Studying Illicit Drug Trafficking on Darknet Markets: Structure and Organisation From a Canadian Perspective
Broséus, Julian & Damien Rhumorbarbe & Caroline Mireault & Vincent Ouellette & Frank Crispino & David Décary-Hétu. (2016). "Studying Illicit Drug Trafficking on Darknet Markets: Structure and Organisation From a Canadian Perspective." Forensic Science International. 264: 7-14.
Cryptomarkets are online marketplaces that are part of the Dark Web and mainly devoted to the sale of illicit drugs. They combine tools to ensure anonymity of participants with the delivery of products by mail to enable the development of illicit drug trafficking.
Using data collected on eight cryptomarkets, this study provides an overview of the Canadian illicit drug market. It seeks to inform about the most prevalent illicit drugs vendors offer for sale and preferred destination countries. Moreover, the research gives an insight into the structure and organisation of distribution networks existing online. In particular, we provide information about how vendors are diversifying and replicating across marketplaces. We inform on the number of listings each vendor manages, the number of cryptomarkets they are active on and the products they offer.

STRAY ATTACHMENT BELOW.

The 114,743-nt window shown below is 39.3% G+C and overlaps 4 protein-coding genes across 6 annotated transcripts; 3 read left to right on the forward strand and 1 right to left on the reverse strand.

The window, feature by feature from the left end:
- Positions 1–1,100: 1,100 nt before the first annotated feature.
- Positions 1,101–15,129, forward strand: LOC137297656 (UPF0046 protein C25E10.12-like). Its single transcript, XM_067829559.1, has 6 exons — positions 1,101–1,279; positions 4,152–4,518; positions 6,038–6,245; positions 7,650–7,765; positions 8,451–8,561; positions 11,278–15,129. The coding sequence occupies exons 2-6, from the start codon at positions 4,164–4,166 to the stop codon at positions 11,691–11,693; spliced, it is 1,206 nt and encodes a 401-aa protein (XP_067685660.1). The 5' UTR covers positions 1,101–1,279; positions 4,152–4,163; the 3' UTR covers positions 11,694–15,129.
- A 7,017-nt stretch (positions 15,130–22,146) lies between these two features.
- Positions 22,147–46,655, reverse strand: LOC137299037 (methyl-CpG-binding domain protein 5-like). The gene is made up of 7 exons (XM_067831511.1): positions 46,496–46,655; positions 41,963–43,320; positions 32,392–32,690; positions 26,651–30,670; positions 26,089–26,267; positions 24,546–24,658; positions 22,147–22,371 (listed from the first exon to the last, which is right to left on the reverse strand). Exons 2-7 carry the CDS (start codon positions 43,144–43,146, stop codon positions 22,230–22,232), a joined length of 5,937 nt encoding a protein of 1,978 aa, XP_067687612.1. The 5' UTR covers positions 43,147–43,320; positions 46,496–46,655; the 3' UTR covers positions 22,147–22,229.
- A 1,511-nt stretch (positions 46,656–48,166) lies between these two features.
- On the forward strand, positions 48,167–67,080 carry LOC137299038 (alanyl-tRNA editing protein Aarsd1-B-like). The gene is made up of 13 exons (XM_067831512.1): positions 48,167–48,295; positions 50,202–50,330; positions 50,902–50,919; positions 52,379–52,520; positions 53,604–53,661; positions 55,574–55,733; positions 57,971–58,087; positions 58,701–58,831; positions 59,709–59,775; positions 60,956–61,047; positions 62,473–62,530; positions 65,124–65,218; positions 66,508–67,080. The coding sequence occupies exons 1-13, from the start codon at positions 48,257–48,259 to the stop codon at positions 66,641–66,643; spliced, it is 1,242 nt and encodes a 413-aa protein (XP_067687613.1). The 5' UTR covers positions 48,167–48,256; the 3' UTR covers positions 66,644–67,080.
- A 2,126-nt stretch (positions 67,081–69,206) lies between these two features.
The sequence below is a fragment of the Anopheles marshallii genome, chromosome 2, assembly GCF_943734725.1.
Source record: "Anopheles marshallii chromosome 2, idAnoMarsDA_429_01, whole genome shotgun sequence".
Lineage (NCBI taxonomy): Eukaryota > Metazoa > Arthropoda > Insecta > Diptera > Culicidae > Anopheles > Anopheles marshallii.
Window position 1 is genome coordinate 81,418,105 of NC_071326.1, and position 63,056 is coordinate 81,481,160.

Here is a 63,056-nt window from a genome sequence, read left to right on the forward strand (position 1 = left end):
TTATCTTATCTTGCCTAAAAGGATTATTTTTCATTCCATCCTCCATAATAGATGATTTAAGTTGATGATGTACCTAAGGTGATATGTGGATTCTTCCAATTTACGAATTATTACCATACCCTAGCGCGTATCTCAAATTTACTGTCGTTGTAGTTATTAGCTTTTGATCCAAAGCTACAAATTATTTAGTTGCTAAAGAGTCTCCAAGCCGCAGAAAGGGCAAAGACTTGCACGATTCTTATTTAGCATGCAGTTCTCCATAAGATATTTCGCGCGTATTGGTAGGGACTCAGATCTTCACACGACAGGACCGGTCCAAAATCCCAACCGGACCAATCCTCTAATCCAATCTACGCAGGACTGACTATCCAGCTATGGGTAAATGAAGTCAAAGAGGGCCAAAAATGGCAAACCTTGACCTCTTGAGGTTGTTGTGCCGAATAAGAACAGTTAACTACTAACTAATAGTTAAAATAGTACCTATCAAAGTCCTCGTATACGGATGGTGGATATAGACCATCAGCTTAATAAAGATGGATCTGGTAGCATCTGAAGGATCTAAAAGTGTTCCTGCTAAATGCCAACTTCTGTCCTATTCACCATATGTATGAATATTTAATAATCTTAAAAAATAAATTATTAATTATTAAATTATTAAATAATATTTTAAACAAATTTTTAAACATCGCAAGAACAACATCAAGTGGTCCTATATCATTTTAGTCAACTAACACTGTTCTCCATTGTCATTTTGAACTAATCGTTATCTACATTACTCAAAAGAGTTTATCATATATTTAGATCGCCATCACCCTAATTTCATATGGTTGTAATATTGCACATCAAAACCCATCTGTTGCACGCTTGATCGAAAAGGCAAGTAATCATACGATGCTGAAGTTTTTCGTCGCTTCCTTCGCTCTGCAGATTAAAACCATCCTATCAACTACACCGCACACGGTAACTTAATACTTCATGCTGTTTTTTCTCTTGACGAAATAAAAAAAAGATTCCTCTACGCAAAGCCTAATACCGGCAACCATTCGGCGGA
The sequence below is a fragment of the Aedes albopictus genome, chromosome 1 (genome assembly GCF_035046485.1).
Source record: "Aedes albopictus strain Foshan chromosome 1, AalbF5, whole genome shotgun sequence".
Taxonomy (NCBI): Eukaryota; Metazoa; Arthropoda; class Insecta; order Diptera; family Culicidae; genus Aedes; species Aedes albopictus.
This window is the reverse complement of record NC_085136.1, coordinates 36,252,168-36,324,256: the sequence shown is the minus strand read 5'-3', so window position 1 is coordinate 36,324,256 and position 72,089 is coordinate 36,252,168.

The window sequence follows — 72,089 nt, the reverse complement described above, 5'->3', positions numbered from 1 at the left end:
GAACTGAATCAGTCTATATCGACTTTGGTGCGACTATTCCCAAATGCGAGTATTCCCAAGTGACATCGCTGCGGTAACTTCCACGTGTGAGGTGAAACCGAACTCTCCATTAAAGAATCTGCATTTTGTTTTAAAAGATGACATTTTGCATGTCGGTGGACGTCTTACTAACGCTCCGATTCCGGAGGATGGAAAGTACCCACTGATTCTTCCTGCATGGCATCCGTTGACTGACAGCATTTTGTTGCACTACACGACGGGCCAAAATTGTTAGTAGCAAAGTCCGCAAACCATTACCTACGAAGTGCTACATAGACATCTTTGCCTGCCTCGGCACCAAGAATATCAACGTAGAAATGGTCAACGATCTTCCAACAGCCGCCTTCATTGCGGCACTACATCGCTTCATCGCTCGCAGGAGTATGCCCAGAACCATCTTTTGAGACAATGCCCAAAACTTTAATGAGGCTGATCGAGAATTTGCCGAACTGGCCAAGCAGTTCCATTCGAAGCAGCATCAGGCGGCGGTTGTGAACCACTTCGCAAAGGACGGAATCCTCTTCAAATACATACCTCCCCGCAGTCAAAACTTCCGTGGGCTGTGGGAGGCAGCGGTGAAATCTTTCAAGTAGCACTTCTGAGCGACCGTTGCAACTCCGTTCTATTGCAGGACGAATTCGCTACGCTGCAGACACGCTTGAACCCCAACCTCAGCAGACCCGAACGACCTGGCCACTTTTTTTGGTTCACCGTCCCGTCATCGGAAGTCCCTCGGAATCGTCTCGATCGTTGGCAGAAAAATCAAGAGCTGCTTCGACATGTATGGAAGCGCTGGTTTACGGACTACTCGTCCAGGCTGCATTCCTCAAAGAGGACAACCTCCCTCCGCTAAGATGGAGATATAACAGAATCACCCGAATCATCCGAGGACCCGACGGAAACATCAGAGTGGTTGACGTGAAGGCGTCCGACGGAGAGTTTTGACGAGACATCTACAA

This research demonstrates the importance of online marketplaces in the context of illicit drug trafficking. It shows how the analysis of data available online may elicit knowledge on criminal activities. Such knowledge is mandatory to design efficient policy for monitoring or repressive purposes against anonymous marketplaces. Nevertheless, trafficking on Dark Net markets is difficult to analyse based only on digital data. A more holistic approach for investigating this crime problem should be developed. This should rely on a combined use and interpretation of digital and physical data within a single collaborative intelligence model.
This content has been updated on 18 April 2016 at 16 h 33 min.